“It would have been better if the bench was formed after the bill was approved into an act,” he suggested.

Pasha said that the formation of the bench would also further deepen the cracks within the apex court as senior-most judges were not made a part of the bench.

“The CJP had a chance… if he wanted to form an eight-member bench, it could have included the senior-most judges,” he stated, adding that the bar council had repeatedly told the CJP to call a full-court meeting, if not a full-court bench, because “fingers are repeatedly being raised on the sovereignty of the institution”.

Meanwhile, others from the legal fraternity rallied outside the Supreme Court building holding placards which said ‘election karao, mulk bachao (hold elections to save the country)’ — a refrain commonly held by PTI leaders.

PTI leaders like Hammad Azhar accused the PBC of being “pro-regime” on Twitter.

The petitions

The petitions challenging the SC (Practice & Procedure) Bill, 2023 were separately moved by Mohammad Shafay Munir on Tuesday, and Raja Amer Khan and Chaudhry Ghulam Hussain on Wednesday.

They argued that the concept, preparation, endorsement and passing of the Supreme Court (Practice and Procedure) Bill, 2023 is an act tainted with mala fide. Therefore, they urge the SC to strike it down after declaring it to be without lawful authority and of no legal effect.

The federal government, law secretaries as well as principal secretaries to the premier and president have been named as respondents in the case.

Advocate Imtiaz Rashid Siddiqui represented petitioner Khan, Advocate Mohammad Azhar Siddique appeared on behalf of petitioner Hussain whereas Advocate Mohammad Hussain will represent petitioner Munir.

The petitioners requested the SC to suspend the bill during the pendency of the petition, with a directive for President Dr Arif Alvi not to assent the bill so that it could not become an act of parliament. They contended that the federal government cannot frame any law that seeks to interfere or regulate the functioning of the apex court or the powers exercised by it or its judges, including the CJP, under the Constitution.

The impugned bill is ultra vires and an unconstitutional measure, in sheer violation of the constitutional mandate, the petitions said, adding the federal government has committed a blatant violation of the Constitution.

According to the petitions, the Supreme Court and its corpus as defined in Article 176 consist of CJP and so many other judges as may be determined by the parliament or, until so determined, as may be fixed by the president. It is clear that the CJP is the centrifugal force and the entire fabric of the apex court is webbed around it. The independence of the judiciary and of each of the judges and its CJP is declared as an aim enunciated in the preamble to the Constitution; the same is a part of the objective resolution and thus a substantive part of the constitution, the petitions emphasized.

The SC, led by CJP with its judges, must be independent of all executive or legislative transgress so as to perform their constitutional obligations in providing justice to the people of Pakistan. The same cannot be allowed to be compromised with regards to the function of the judicial organ of the state, the judges or CJP or their independence as provided in the constitution.

It is unimaginable that the office of CJP with respect to constitutional powers, inter alia, of suo motu could be allowed to be regulated by the parliament, according to the petitions.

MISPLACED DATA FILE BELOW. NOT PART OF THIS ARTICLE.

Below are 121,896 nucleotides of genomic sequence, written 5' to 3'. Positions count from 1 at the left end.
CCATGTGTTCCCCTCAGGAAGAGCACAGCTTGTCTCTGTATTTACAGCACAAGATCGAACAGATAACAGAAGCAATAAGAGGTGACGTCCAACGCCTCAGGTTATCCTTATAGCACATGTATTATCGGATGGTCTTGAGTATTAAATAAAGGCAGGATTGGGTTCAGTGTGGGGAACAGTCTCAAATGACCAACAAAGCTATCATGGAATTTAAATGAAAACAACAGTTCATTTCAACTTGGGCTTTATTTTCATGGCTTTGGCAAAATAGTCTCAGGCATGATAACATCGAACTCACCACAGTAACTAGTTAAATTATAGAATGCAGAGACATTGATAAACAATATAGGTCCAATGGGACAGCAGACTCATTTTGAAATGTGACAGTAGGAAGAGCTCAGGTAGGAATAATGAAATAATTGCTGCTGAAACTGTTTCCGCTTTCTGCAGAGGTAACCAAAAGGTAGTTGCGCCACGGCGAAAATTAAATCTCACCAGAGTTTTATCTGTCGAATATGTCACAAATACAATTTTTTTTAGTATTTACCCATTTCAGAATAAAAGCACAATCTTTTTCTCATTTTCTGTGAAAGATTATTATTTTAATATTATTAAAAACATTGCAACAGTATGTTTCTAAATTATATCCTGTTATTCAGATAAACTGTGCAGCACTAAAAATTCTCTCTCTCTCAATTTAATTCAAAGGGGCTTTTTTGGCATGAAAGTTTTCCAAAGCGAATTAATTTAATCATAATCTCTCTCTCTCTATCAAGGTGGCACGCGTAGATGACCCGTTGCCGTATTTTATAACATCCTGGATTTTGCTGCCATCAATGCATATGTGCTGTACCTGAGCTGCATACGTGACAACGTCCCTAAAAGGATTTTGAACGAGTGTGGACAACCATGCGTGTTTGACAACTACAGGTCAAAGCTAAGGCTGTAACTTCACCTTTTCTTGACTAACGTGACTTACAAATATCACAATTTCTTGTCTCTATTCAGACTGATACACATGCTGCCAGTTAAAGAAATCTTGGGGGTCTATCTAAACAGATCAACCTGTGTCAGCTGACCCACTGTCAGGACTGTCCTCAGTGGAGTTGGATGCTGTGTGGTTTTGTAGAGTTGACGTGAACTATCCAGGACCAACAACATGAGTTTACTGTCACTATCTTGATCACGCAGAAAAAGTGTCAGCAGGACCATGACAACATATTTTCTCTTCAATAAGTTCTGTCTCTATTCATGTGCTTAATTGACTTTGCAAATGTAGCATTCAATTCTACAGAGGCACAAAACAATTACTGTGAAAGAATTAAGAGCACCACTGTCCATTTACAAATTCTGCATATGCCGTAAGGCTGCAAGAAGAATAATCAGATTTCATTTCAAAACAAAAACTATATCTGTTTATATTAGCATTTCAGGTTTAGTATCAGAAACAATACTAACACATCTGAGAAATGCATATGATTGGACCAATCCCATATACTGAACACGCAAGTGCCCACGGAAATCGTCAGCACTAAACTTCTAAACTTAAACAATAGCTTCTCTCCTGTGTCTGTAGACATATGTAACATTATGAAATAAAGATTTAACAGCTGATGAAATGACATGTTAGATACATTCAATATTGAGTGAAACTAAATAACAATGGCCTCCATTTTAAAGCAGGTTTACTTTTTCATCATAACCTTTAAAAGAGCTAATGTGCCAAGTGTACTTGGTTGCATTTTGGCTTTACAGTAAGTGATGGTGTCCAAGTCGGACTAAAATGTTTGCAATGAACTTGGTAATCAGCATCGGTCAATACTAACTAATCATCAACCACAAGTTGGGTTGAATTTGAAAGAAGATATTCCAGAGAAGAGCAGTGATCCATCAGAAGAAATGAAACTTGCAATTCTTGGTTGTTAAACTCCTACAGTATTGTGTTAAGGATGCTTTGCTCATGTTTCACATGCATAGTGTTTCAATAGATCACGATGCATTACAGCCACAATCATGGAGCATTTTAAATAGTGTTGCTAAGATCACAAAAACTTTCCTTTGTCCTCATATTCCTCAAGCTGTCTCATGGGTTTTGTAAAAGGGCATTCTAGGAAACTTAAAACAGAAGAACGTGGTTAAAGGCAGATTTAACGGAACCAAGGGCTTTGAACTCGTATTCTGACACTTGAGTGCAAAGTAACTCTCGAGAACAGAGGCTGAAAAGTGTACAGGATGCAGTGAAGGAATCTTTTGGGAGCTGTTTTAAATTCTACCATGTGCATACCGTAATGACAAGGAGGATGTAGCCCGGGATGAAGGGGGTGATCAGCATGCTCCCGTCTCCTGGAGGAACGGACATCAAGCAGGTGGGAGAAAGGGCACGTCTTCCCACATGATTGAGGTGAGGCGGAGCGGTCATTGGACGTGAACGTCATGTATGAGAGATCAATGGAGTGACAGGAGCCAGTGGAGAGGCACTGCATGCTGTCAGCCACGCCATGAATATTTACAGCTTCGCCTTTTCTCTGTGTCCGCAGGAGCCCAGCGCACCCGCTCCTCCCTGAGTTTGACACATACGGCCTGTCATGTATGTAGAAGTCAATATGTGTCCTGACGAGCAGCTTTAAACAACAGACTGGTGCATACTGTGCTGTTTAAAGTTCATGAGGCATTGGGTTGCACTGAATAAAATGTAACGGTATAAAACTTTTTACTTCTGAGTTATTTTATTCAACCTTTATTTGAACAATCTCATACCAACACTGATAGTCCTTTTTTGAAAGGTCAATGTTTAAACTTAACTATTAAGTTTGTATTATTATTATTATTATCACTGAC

The petitioners further argued the parliament could not make a law that was inconsistent with the referred provisions of the Constitution. They contended that if any appeal could be allowed by a legislative enactment then the same could only be available through an amendment to the Constitution.

Passage of the bill

The bill was approved by the federal cabinet on March 28 and the National Assembly passed it a day later after a few amendments suggested by the Standing Committee on Law and Justice.

On March 30, it was passed by the Senate and then referred to the president for his approval.

The president, however, returned it, with the objection that it was a “colourable legislation”. In his detailed reply, which he also posted on Twitter, the president said that he thought it fit and proper to return the bill, in accordance with the Constitution, with “the request for reconsideration in order to meet the scrutiny about its validity (if assailed in the court of law)”.

He underlined that Article 191 of the Constitution empowered the SC “to make rules regulating the practice and procedure of the Court”.

Prime Minister Shehbaz Sharif, however, had termed the president’s move to be “most unfortunate”. “Through his conduct, he has belittled the august office by acting as a worker of the PTI, one who is beholden to Imran Niazi more than the Constitution and demands of his office,” he said.

On Monday, the bill was passed by the parliament’s joint session with a few amendments. As per the Constitution, the bill will be sent to the president once again for his assent, and if he does not sign it within ten days, assent will be deemed to have been granted.

According to the fresh legislation, a three-member bench consisting of the CJP and the two senior-most judges of the apex court will decide whether or not to take up a matter suo motu. Previously, this was solely the prerogative of the CJP.

The law also states that every cause, matter, or appeal before the apex court would be heard and disposed of by a bench, constituted by a committee made up of the chief justice and the two senior-most judges.

The legislation also includes the right to file an appeal within 30 days of the judgement in a suo motu case and that any case involving constitutional interpretation will not have a bench of fewer than five judges.

The bill would allow former prime minister Nawaz Sharif and other parliamentarians disqualified by the Supreme Court under suo motu powers (such as Jahangir Tareen) to appeal their disqualification within 30 days of the law’s enactment.

Additional input by Tahir Sherani